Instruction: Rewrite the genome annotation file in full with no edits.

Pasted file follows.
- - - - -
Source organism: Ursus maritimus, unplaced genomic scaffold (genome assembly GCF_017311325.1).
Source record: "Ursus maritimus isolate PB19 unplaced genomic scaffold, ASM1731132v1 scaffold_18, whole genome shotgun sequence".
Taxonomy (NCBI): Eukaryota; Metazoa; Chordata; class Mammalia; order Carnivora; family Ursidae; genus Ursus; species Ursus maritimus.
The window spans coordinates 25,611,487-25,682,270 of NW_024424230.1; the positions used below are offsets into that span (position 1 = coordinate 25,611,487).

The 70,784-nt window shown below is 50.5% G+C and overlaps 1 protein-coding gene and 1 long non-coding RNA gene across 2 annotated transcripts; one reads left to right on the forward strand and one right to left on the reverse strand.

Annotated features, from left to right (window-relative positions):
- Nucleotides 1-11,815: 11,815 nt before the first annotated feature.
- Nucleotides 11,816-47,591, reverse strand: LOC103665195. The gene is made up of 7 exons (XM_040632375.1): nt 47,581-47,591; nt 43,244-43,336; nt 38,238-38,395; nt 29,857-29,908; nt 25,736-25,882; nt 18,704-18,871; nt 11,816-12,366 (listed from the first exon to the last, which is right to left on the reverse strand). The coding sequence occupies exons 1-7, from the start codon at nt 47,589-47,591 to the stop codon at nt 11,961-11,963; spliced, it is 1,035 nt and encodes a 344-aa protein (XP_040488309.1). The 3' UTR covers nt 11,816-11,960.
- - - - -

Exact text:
Source organism: Ursus maritimus, unplaced genomic scaffold (genome assembly GCF_017311325.1).
Source record: "Ursus maritimus isolate PB19 unplaced genomic scaffold, ASM1731132v1 scaffold_18, whole genome shotgun sequence".
Taxonomy (NCBI): Eukaryota; Metazoa; Chordata; class Mammalia; order Carnivora; family Ursidae; genus Ursus; species Ursus maritimus.
The window spans coordinates 25,611,487-25,682,270 of NW_024424230.1; the positions used below are offsets into that span (position 1 = coordinate 25,611,487).

The 70,784-nt window shown below is 50.5% G+C and overlaps 1 protein-coding gene and 1 long non-coding RNA gene across 2 annotated transcripts; one reads left to right on the forward strand and one right to left on the reverse strand.

Annotated features, from left to right (window-relative positions):
- Nucleotides 1-11,815: 11,815 nt before the first annotated feature.
- Nucleotides 11,816-47,591, reverse strand: LOC103665195. The gene is made up of 7 exons (XM_040632375.1): nt 47,581-47,591; nt 43,244-43,336; nt 38,238-38,395; nt 29,857-29,908; nt 25,736-25,882; nt 18,704-18,871; nt 11,816-12,366 (listed from the first exon to the last, which is right to left on the reverse strand). The coding sequence occupies exons 1-7, from the start codon at nt 47,589-47,591 to the stop codon at nt 11,961-11,963; spliced, it is 1,035 nt and encodes a 344-aa protein (XP_040488309.1). The 3' UTR covers nt 11,816-11,960.